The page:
Perhaps it's just that the environment in which Danny made his mark plainly doesn't exist anymore; he's a throwback to an era where labels had the money to invest in someone of his social skill set. "I didn't have a job with a name, which is why I always thought I was going to get fired, because whatever they'd be looking for, I'd con my way into the job, and I would be the wrong person. But as long as you have an expense account and secretaries and a salary, you push yourself along. And vast amounts of money were being generated by the scam of selling people 12 songs when they only wanted one." He laughs. "People were rolling in money. We were being flown first class to Copenhagen for a weekend to see, I don't even remember the name of the group. First class to Europe and back, and you know, five-star hotel to come and see a band? Sure."
He asks me if I get similar perks as a music journalist in 2016. I inform him that I do not. But if you are bringing legitimately genre-shaking artists into that arena, aren't you kind of following the ethos of punk in the first place? Subverting the status quo for the sake of authenticity and shock value? For example, take the notorious Beatles episode, when Danny's devil-may-care nature ran incited the rage of conservative America. "I started with a magazine. What I did best was read and write, and look at pictures of cute boys. You put them all together and you had a rock 'n' roll magazine! Then you throw in Jesus and you cause a little trouble, and years later you can talk about it because it's only gotten more important, that bit of trouble. Brendan had an inquiry on Facebook asking, 'Is this the movie about the journalist who killed John Lennon?'"
Danny sounds genuinely shocked. "This is the world we live in. Imagine you're sitting there at your first job at a magazine, you're 20 years old, and you go 'Hm, let's put into motion something that in 15 years will result in the death of John Lennon.' I mean, what? That's not something I did, but now there seems to be someone out there in the universe who thinks I did that. That's staggeringly insane and stupid, but if someone thinks that, I'm pretty helpless in the face of it."
This seems to be an isolated event in the film's timeline where Danny's ripple effect loses control, but it's much more indicative of the right-wing folly of the era and the power of the music press at the time than him willfully lighting the fuse.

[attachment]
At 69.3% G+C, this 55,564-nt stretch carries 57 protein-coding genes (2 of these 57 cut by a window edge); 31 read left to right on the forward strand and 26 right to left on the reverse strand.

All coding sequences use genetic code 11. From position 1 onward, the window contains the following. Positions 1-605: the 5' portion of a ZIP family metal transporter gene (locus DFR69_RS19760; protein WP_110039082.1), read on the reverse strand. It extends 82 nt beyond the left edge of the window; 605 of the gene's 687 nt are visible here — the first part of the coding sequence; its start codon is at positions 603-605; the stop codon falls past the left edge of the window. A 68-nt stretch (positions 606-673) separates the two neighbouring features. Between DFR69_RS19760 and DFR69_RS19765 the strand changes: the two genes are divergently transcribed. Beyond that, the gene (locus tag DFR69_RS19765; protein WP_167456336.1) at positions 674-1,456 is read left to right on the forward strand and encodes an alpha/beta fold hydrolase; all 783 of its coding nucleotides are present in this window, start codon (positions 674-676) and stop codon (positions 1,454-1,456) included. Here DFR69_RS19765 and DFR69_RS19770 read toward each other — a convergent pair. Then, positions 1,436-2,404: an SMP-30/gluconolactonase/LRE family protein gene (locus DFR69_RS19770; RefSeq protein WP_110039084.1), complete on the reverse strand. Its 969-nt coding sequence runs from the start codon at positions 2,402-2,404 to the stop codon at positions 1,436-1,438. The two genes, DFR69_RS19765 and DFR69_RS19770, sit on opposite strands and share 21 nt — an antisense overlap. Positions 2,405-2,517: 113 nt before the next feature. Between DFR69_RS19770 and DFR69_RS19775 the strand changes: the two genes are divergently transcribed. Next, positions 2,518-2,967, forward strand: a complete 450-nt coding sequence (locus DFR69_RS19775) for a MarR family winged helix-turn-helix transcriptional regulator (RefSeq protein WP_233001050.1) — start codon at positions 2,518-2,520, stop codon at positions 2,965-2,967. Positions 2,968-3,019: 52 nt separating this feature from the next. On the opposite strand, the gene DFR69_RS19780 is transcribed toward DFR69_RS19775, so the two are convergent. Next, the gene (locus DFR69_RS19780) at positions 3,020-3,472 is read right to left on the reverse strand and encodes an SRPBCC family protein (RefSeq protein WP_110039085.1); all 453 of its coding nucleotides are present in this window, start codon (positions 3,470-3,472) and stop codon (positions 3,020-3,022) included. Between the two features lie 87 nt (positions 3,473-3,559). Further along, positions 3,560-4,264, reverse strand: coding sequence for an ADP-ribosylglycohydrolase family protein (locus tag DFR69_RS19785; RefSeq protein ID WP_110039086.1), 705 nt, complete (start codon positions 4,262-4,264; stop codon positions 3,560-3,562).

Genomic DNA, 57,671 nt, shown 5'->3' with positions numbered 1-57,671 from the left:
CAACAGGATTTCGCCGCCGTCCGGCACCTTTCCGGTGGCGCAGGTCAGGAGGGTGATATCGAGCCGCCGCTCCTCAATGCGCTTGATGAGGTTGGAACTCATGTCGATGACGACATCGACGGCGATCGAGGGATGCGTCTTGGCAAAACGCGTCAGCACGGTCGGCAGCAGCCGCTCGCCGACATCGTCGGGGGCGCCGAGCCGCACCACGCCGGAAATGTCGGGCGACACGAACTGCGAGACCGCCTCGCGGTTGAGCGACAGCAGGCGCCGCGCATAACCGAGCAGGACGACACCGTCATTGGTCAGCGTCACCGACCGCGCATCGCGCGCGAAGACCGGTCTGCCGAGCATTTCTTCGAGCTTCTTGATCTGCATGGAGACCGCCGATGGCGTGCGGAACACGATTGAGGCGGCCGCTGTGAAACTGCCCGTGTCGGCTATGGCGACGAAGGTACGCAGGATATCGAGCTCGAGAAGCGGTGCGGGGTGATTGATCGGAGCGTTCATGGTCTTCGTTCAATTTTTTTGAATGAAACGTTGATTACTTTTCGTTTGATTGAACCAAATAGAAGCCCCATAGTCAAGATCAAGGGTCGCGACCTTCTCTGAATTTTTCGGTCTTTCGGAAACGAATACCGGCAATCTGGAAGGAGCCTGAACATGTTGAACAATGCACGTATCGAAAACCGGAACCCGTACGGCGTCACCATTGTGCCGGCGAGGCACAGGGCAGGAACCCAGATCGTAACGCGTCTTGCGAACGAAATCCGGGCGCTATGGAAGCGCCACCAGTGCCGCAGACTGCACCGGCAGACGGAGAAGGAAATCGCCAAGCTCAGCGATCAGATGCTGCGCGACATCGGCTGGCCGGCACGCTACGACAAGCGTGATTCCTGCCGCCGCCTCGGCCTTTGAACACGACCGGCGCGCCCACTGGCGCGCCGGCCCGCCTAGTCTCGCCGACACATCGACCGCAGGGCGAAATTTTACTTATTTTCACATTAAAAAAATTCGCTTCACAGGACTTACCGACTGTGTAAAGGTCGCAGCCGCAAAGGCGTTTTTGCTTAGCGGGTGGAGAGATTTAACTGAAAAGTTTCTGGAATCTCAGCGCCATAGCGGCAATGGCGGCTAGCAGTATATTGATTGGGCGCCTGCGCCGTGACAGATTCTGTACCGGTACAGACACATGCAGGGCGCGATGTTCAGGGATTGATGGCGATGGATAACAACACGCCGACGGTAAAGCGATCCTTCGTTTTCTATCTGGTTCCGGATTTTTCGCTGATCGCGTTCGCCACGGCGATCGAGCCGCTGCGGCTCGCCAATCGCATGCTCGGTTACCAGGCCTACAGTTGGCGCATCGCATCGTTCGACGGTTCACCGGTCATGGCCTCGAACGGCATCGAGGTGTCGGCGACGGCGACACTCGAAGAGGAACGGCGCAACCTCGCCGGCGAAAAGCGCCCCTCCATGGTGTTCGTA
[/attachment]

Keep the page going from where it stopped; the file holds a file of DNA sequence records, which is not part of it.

Danny no longer causes quite such a ruckus in the industry (the film doesn't touch on his work in the country music world, or his acclaimed biography of close friend Linda McCartney). In fact thee days he seems to actively avoid it (he laments having to attend the premiere of Danny Says for fear of "selfie people").
"Music has been part of my whole life, although, now I feel free to say that I hate music when people start talking about it—meaning for me, I hate about how people talk about the business of it, because that was my career. When you're coming into customs or something and they ask you 'What did you do with your life?' I say, 'I was in the music business' but only for lack of a better phrase. It takes more than one thing to change the world. A teen idol has to be on a television show, and/or have a hit song, usually some kind of combination of the two. You need the Bay City Rollers," he says, of the teeny-bopper band he helped break in America as the editor of 16 Magazine in the mid-70s—yet another professional identity. "Every girl in England was screaming, but we could not get them to scream in America until they got a number one record. You just need that little kicker. You need a little music, and little song and a little dance. But you need both. That's why I just want to dance now."
"Danny's just this punkish figure," says Brendan. "One of his favorite movies is The Thief of Baghdad, and I remember him telling an interviewer, 'I just want to be this wonderful, sexless, troublemaking creature that rides off on a carpet into a rainbow.' That's who he is, right? I think that even though he's not working in the music industry right now, he's still doing the same thing that he always does, whether it's discovering a Qigong teacher or just amplifying some young waiter's artistic ambition. He's just him, and he adds value to the world by just being Danny Fields."
Danny Says is out in theaters now and via iTunes and Amazon and On Demand.
Cameron Cook is a writer living in Berlin. Follow him on Twitter.